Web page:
So there’s plenty to enjoy, but keep your eyes on the big prize. Budget sensibly and allocate a hefty whack of your salary each month to savings. We are all going to leave one day, and there are too many tales of people who have spent as long as I have working here, yet left with almost nothing.
Your Place in Dubai
I said above that eventually, we will all leave. Unlike Singapore which has, to a very large extent, provided the model for so much of Dubai’s development path and strategies, permanent residency leading to eventual citizenship is not an option in the UAE.
It’s too easy to fall into the dangerous trap of thinking that “we’re in charge, really. They can’t do without us.” They being the Emirati nationals.
Well, we’re not in charge and they can do without us. A whole layer of highly paid top-level expatriate management at one of the biggest educational institutions in the country was summarily dismissed at the end of the academic year a couple of years ago, their places taken by Emirati managers.
It’s called Emiratization – the gradual replacement of the expatriate workforce by trained, experienced, and competent local people.
So, it’s a good idea to have your own exit strategy ready and waiting in the wings – whether you stay as long as you anticipated, longer, or get your marching orders with just thirty days to pack and leave because your job is going to be done by a local hire.
Friendships and Networks
Earlier, I remarked that we leave our extended families and friends behind us when we choose the expatriate life. For some, families are just six to seven hours flying time away. For others, they’re on the opposite side of the globe.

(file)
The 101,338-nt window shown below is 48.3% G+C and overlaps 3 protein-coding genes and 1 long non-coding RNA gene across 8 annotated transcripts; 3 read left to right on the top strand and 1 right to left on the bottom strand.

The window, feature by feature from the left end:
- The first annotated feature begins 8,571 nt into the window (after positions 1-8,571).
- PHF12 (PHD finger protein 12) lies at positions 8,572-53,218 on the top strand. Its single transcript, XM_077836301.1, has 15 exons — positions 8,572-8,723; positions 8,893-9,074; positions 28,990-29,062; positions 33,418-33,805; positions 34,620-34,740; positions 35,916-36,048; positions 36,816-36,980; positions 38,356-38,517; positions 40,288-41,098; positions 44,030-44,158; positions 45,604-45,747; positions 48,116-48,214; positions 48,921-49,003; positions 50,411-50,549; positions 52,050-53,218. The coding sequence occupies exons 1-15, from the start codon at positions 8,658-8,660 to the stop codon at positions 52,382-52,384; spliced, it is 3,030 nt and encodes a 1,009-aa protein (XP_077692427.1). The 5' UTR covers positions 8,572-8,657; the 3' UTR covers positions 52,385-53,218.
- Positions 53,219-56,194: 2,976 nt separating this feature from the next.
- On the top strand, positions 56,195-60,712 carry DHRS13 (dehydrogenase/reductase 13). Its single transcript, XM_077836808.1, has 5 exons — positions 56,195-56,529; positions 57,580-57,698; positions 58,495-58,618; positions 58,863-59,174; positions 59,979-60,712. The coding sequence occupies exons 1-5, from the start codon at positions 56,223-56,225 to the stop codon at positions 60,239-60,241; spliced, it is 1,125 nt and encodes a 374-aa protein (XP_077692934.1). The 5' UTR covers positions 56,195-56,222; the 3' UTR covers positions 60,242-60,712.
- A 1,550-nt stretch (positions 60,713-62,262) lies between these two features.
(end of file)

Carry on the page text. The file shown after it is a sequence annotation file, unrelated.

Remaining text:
I’m one of the latter. In 1999, when I began work here, I was one of a large number of new hires. We bonded and socialized; weekends were fun in a way that might be difficult to imagine now.
In time, people began leaving. By the end of 2005, pretty much all of the 1999 intake, apart from myself and my immediate family were gone. Sadly, although there are 10 million people in the UAE now (not the three million there were when I arrived), it seems to be harder to make close friendships.
Enjoy the times you have in Dubai with like-minded people, because the chances are sadly quite high that when you leave, or when they leave, most of these temporary relationships will fade also.
It’s part of the price that the expatriate pays.
The expatriate life in Dubai is, on the whole, going to be a very positive and rewarding experience if you can manage to stay positive. You’ll meet your share of people who are always looking at the one centimeter of the glass that is empty, but there are others who can see the humor and irony in every little situation, whether it be work-related or just the daily challenges of living outside your own culture in a foreign land.
Stay close to these latter people; they’ll keep you sane, grounded, and content with the very big choice you have made to be an expat in Dubai.